Nah… that would be surrender—admitting defeat. I will tough it out.
25 degrees out in the dark. The high may be 46 today.
The fire is blazing now. The glass doors glow bright orange. I turn off the bedside lamp and watch the golden lights dance in the dark upon the wall and ceiling in the next room like a warm aurora borealis.
It is up to 61 now. Balmy.
The big stainless steel pot atop the stove is hissing and roiling. It adds moisture to the air the fire dries out.
Around here, the winter projects will begin. The bulbs are all planted. The gardens are put to bed til spring. They are buried in dry dead leaves. In early spring, I will blow them off. Some plants can grow through a leaf blanket. Others would be smothered.
I can trim the small lateral branches that some trees grow out of their trunks. When in leaf, they are unsightly and can obstruct vistas. “Vista Pruning.” It is much better to prune when the leaves are off the trees. Less mess.
I have a lot of books to unbox and shelve. I have culled a great many I no longer want and put them on sale at www.wonderbook.com Roberts Collection.
And there is firewood to be cut and split.
And maybe I can force myself to write some more…
The Solstice has passed. The sun stopped its southward migration and is now headed northward until June 21, 2022.
The holiday meal is here at the warehouse. Subway lunch boxes. 56 of them. The office paged different departments to come and get it—so there wouldn’t be an unsocially distanced stampede.
“Books by the Foot…”
“Pulling and Shipping…”
“Data Entry…” (split into 3 groups)
Me… I think I’ll pass.
I got a box in the mail from a bookseller friend in Monterey, California. When I visited last spring for the spreading of my brother Tony’s ashes, I stopped in and bought a nice little stack of books. I queried about framed item they had in the shop.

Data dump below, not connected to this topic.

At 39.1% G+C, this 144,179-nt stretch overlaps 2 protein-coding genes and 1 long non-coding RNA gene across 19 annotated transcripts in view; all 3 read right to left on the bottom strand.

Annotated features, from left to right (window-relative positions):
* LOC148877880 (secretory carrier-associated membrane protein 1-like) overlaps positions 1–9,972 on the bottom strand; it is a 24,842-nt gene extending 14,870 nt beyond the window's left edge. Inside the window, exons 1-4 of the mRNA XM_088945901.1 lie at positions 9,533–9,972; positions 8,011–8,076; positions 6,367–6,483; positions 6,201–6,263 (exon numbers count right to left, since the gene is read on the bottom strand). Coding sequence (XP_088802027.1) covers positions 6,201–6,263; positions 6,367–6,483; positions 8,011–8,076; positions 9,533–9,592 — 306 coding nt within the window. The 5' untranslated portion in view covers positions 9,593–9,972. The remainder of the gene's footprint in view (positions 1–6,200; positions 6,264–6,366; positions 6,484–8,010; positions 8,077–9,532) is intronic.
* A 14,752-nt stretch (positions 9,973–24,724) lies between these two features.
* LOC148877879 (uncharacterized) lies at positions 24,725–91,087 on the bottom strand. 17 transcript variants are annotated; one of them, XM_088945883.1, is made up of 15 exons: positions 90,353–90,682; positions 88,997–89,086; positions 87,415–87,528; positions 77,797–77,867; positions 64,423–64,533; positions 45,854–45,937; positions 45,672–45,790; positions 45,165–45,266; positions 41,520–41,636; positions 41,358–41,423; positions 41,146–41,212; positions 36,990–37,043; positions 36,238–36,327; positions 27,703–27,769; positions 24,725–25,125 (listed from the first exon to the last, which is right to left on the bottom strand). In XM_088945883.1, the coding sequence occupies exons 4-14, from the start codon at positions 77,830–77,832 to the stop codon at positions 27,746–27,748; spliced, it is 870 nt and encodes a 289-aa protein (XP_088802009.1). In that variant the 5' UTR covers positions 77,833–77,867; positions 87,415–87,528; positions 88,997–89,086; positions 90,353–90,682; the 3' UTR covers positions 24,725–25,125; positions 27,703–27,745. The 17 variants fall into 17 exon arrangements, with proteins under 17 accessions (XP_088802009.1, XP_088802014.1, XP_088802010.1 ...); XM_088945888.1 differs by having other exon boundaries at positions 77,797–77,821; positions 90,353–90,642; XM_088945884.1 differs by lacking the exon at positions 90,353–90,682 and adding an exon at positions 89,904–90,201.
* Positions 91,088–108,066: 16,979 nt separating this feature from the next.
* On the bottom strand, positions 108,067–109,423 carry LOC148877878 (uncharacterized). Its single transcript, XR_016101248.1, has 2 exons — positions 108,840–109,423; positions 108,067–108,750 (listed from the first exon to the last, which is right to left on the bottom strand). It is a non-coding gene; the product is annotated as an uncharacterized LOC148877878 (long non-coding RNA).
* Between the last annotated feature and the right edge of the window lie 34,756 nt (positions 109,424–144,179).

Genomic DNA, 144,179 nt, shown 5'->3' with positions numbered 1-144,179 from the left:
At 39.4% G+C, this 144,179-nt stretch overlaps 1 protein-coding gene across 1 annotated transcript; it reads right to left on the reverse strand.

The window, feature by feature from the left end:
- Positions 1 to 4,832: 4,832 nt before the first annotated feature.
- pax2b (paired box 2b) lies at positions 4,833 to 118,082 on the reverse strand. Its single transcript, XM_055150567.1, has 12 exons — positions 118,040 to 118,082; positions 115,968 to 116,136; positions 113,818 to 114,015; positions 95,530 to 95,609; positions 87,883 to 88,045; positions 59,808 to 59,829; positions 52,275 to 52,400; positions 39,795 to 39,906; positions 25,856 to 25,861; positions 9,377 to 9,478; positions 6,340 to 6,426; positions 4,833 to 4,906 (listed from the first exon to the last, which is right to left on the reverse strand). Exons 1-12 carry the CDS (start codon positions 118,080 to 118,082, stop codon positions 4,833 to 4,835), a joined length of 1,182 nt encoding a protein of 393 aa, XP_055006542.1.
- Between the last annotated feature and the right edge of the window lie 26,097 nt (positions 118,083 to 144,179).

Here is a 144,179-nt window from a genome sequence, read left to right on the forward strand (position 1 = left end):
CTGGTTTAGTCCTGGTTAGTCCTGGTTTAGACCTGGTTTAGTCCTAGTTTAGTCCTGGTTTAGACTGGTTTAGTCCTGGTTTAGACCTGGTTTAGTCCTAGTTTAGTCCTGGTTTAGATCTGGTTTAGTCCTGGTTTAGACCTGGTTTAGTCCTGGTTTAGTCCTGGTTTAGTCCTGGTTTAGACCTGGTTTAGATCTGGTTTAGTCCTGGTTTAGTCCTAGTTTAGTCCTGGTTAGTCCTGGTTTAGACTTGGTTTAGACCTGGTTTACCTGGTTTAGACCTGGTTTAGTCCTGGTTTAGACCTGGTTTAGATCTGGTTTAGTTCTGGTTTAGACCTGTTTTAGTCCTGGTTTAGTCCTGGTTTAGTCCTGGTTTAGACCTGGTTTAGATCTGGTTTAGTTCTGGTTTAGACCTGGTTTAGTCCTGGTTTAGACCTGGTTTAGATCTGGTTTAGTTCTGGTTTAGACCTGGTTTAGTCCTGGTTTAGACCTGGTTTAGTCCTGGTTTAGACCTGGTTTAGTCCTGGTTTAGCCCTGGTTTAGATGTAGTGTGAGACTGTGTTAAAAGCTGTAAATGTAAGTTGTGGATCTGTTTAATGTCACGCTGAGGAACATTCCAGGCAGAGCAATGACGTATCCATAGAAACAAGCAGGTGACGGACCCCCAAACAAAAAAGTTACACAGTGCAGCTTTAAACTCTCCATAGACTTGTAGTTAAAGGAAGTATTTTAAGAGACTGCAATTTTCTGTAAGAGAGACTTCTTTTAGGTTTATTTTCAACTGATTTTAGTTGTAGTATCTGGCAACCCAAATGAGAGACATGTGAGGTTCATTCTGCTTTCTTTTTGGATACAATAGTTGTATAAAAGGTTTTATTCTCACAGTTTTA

“We’re not sure we want to part with it.”
“Well, send it along if you do.”
It didn’t arrive with the books… so I thought it wasn’t meant to be.
I opened the box just now and… WOW.
I love it!
WOW! It pushes all my buttons—almost.
The gift brought tears to my eyes.
This week will fly by.
I wish I was in London. I’d like to be having a cask ale with departed friends and family. John Adams. My brothers, Tony, Joe and Jimmie… Dad. I never had a drink with my father, though I was present for many thousands of his drinks at home and friends’ and restaurants and bars. I was too young.
We could all gather at Ye Olde Cheshire Cheese on Fleet Street.
I wonder if going to London will ever be the same?
It was just two years ago I was there and the world was fine. Just about every type of human was doing better than they had ever done before.
I visited the “Cheese” and sat in the room where centuries of writers have visited.
How was this plague unleashed upon the globe?
We have had to make some more tough decisions on pulping pallets of books. This has been a rare event over the years. Now we are stuffed. I went hunting for the expendables.
The pallet of Christmas books! Nothing exciting. They don’t sell anytime. No one would buy them 3 days before December 25th.
Me: “Clif, go ahead put these on the pulp trailer.”
An hour later, Jessica: “Where are the Christmas books, Chuck? We have 2 orders.”
Me: “Clif, pull the Christmas books off the recycling truck.”
We found a huge pallet of a 12-year-old book. Oprah. Essentially, how to live like her.
Me: “Can we use this for any style in Books by the Foot?”
Me: “Pulp it.”
I wonder why I bought it in the first place.
(We got the November statement. The recycler said we sent 73,000 pounds of scrap paper to him. I’m kind of proud of that.)
I’m even prouder we likely “recycle” 10 times that amount of poundage as intact used books.
I’m celebrating the season with a new vacuum cleaner. Last night, I rolled the thing around the house. It actually picks up the thousands of tiny Jack Russell hairs Merry and Pip shed on the oriental carpets.
I should replace all the kitchen appliances. They are 25 years old and pretty dreary. I have the measurements. I just need to go and do it. But then my cooking nowadays usually involves heating leftovers or melting frozen pizza and such—wrapped in foil—frozen leftovers. I don’t use the dishwasher. I think it leaks. I hand wash my few glasses and dishes. The microwave—if I get a new one—I won’t have to clean the current mess. The fridge… is pretty primitive. And it has fits sometimes—making loud humming and buzzing noises.